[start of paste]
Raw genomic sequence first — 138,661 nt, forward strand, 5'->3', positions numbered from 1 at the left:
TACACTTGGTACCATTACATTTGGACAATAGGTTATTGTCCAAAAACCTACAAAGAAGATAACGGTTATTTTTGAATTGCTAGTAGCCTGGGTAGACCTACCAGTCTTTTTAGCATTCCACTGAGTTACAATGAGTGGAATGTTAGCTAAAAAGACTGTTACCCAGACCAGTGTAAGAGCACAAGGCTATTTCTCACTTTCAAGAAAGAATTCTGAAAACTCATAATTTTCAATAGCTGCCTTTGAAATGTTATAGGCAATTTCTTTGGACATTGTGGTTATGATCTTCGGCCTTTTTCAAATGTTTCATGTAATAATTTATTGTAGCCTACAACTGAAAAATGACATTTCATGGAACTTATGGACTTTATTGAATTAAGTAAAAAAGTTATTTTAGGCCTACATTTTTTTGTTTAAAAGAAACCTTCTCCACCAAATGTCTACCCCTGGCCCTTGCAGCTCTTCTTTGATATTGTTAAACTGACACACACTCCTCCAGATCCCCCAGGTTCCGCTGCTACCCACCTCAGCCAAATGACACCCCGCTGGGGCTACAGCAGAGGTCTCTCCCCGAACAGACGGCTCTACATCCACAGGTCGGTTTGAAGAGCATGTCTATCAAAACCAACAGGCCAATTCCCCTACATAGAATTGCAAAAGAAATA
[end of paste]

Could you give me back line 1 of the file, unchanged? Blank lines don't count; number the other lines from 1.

Raw genomic sequence first — 138,661 nt, forward strand, 5'->3', positions numbered from 1 at the left: